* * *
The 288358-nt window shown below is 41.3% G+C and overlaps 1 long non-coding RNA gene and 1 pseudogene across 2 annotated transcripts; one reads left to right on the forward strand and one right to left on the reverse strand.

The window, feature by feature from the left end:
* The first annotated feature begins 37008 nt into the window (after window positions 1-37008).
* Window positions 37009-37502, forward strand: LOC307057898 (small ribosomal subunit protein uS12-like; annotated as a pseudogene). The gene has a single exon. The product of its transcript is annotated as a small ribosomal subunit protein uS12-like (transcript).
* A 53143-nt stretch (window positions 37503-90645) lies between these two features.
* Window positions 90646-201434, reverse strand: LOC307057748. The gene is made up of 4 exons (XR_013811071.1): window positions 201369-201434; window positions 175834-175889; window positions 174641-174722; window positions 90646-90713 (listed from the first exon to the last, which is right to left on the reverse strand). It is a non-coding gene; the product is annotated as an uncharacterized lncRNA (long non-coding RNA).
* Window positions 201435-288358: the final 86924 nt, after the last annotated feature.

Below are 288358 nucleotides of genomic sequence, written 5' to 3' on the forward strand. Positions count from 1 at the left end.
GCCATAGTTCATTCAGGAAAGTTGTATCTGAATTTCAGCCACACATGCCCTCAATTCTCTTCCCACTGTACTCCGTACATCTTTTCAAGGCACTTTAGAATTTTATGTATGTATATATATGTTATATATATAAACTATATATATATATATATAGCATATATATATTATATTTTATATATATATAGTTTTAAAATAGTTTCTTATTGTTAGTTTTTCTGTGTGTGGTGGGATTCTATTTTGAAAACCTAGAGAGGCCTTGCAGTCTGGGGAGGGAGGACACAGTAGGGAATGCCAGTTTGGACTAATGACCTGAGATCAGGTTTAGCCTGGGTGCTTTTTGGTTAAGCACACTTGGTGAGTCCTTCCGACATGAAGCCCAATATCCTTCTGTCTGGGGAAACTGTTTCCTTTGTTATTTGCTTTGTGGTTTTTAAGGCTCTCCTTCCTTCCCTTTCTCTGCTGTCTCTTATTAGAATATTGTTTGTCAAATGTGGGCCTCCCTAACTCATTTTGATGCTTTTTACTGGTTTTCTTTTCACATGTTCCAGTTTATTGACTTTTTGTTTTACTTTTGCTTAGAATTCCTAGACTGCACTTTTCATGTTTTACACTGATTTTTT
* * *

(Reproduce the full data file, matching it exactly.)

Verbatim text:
The 288358-nt window shown below is 41.3% G+C and overlaps 1 long non-coding RNA gene and 1 pseudogene across 2 annotated transcripts; one reads left to right on the forward strand and one right to left on the reverse strand.

The window, feature by feature from the left end:
* The first annotated feature begins 37008 nt into the window (after window positions 1-37008).
* Window positions 37009-37502, forward strand: LOC307057898 (small ribosomal subunit protein uS12-like; annotated as a pseudogene). The gene has a single exon. The product of its transcript is annotated as a small ribosomal subunit protein uS12-like (transcript).
* A 53143-nt stretch (window positions 37503-90645) lies between these two features.
* Window positions 90646-201434, reverse strand: LOC307057748. The gene is made up of 4 exons (XR_013811071.1): window positions 201369-201434; window positions 175834-175889; window positions 174641-174722; window positions 90646-90713 (listed from the first exon to the last, which is right to left on the reverse strand). It is a non-coding gene; the product is annotated as an uncharacterized lncRNA (long non-coding RNA).
* Window positions 201435-288358: the final 86924 nt, after the last annotated feature.

Below are 288358 nucleotides of genomic sequence, written 5' to 3' on the forward strand. Positions count from 1 at the left end.
GCCATAGTTCATTCAGGAAAGTTGTATCTGAATTTCAGCCACACATGCCCTCAATTCTCTTCCCACTGTACTCCGTACATCTTTTCAAGGCACTTTAGAATTTTATGTATGTATATATATGTTATATATATAAACTATATATATATATATATAGCATATATATATTATATTTTATATATATATAGTTTTAAAATAGTTTCTTATTGTTAGTTTTTCTGTGTGTGGTGGGATTCTATTTTGAAAACCTAGAGAGGCCTTGCAGTCTGGGGAGGGAGGACACAGTAGGGAATGCCAGTTTGGACTAATGACCTGAGATCAGGTTTAGCCTGGGTGCTTTTTGGTTAAGCACACTTGGTGAGTCCTTCCGACATGAAGCCCAATATCCTTCTGTCTGGGGAAACTGTTTCCTTTGTTATTTGCTTTGTGGTTTTTAAGGCTCTCCTTCCTTCCCTTTCTCTGCTGTCTCTTATTAGAATATTGTTTGTCAAATGTGGGCCTCCCTAACTCATTTTGATGCTTTTTACTGGTTTTCTTTTCACATGTTCCAGTTTATTGACTTTTTGTTTTACTTTTGCTTAGAATTCCTAGACTGCACTTTTCATGTTTTACACTGATTTTTT